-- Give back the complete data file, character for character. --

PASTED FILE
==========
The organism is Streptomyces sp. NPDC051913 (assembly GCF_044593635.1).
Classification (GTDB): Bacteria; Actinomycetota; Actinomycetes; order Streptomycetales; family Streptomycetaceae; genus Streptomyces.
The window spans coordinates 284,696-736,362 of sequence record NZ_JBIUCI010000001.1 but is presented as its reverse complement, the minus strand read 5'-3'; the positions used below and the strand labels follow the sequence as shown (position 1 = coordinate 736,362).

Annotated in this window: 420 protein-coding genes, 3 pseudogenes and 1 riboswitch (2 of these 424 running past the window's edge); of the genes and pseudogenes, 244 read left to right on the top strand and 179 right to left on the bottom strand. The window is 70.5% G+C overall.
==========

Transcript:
The organism is Streptomyces sp. NPDC051913 (assembly GCF_044593635.1).
Classification (GTDB): Bacteria; Actinomycetota; Actinomycetes; order Streptomycetales; family Streptomycetaceae; genus Streptomyces.
The window spans coordinates 284,696-736,362 of sequence record NZ_JBIUCI010000001.1 but is presented as its reverse complement, the minus strand read 5'-3'; the positions used below and the strand labels follow the sequence as shown (position 1 = coordinate 736,362).

Annotated in this window: 420 protein-coding genes, 3 pseudogenes and 1 riboswitch (2 of these 424 running past the window's edge); of the genes and pseudogenes, 244 read left to right on the top strand and 179 right to left on the bottom strand. The window is 70.5% G+C overall.